1 p. (195 74.)
Nicholas Geffe to the Earl of Salisbury
[1608 or later].By agreement with Sir Edward Dyer, deceased, and William Tipper, he was to have one third of all moneys received by them for their services in the business of defective titles, of which they have only paid part. Prays for order to the Tellers of the Exchequer to satisfy his claim out of moneys payable to Tipper, and that he may be admitted as a creditor of Sir Edward Dyer.—Undated.
1 p. (P. 1438.)
Thomas Gerrard to the Lord Treasurer
[1608 or earlier].Of an annuity assured to his wife upon the lands of John Maney her brother, and now detained from them by Sir George Peckham (fn. 1) and Charles Scott, who have the wardship of Maney's heir. Prays for redress.—Undated.
½ p. (P. 295.)
Sir Henry Glemham to the Earl of Salisbury
[1608 or later].Solicits Salisbury's favourable word in his behalf to the Lord Chamberlain, who by one Glover's suggestions remains much distasted of him. Only desires to have his innocency appear to his Lordship by knowing his accusations, and so to clear himself that he may live in his country as a poor gentleman in his Lordship's good opinion, free from the malice of so mean an opposite.—Undated.
Holograph. Endorsed: "1606." [sic] ½ p. (118 163.)
Dr John Gostlin to the Earl of Salisbury
1608.In acknowledgment of past favours and a hope of future benefits to be conferred.—Undated.
Holograph. Seal. Endorsed: "1608." ½ p. (126 109.)
John Gregory to the Earl of Salisbury
[1608.]Enclosing a schedule of alleged abuses in connection with his Majesty's customs.—Poole, this —
Holograph. Seal. Endorsed: "1608." ½ p. (126 111.)
The Enclosure
The schedule above mentioned.
½ p. (126 110.)
Thomas Gurlyn to the King
[1608].The late Queen intended him to have for his services a pension of 200l out of Exchequer forfeitures, but his bill was not signed on account of her death. The King promised him a joint pension to himself and his wife of 200l out of the Exchequer as soon as 700l yearly should by his means be abated out of the entertainment of the then needless Surveyors of Customs in the Outports. He has performed the said service and begs for full recompense.—Undated.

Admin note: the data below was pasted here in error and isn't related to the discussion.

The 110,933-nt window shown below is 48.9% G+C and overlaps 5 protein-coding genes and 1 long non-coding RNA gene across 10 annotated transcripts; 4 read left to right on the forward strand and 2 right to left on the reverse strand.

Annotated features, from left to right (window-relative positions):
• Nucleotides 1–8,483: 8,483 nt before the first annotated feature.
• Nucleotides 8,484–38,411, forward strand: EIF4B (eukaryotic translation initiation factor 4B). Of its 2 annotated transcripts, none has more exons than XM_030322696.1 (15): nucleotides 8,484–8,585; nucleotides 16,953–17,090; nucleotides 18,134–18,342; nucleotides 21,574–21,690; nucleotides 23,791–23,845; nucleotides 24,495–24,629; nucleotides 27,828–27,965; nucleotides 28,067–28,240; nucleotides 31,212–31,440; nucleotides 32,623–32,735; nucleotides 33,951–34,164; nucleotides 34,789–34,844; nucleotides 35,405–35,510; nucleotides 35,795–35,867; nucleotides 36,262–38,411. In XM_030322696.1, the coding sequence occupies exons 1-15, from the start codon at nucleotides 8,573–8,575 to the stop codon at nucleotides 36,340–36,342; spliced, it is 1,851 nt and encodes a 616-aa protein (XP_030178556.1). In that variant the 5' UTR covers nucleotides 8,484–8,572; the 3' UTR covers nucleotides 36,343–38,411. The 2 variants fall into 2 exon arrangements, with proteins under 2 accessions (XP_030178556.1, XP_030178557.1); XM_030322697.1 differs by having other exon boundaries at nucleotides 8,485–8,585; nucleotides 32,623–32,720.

Endorsed: "1608." 1 p. (195 76.)
Nathaniel Gyles to the Earl of Salisbury
[? 1608].His Lordship's chaplain Mr Langton, being possessed of a benefice, is to resign his fellowship in Magdalen College, Oxford, at the next election. Asks Salisbury to signify his pleasure to Mr Langton that he would resign the fellowship to his (Giles's) son, one of the "demies" of the College. Will gratify Mr Langton in what sort and to what value Salisbury shall enjoin him.—Undated.
½ p. (P. 2.)
Robert Le Grys to the King
[1608].For grant of the King's part of such sums as he shall discover to be due to the King, forfeited by the unconscionable extortion of all gaolers, keepers of prisons, sergeants, bailiffs and other arresting officers, in exacting fees from their prisoners above the rate granted by law.
Endorsed: "1608." 1 p. (P. 1408).
Lord Haryngton to the Earl of Salisbury
[1608].Her Grace my mistress, having of late seen your daughter twice, is much desirous to know her better, and often wishes she might come to her, saying that she likes your daughter's fashion so well as she would be glad of her company. It was my hap yesterday, going to see my Lady of Derby, to see my Lady Frances, in whom I observed that which in herself is truly honourable, and may give you cause of contentment. Finding these things thus to concur, as I did heretofore make the offer so I insist therein, if you please to like it, that your daughter may live in her Grace's company; which I know her Grace will well like of, and I shall be ready to do you service therein, and doubt not to give such testimony of her worthy disposition as shall be to your increase of comfort.—Undated.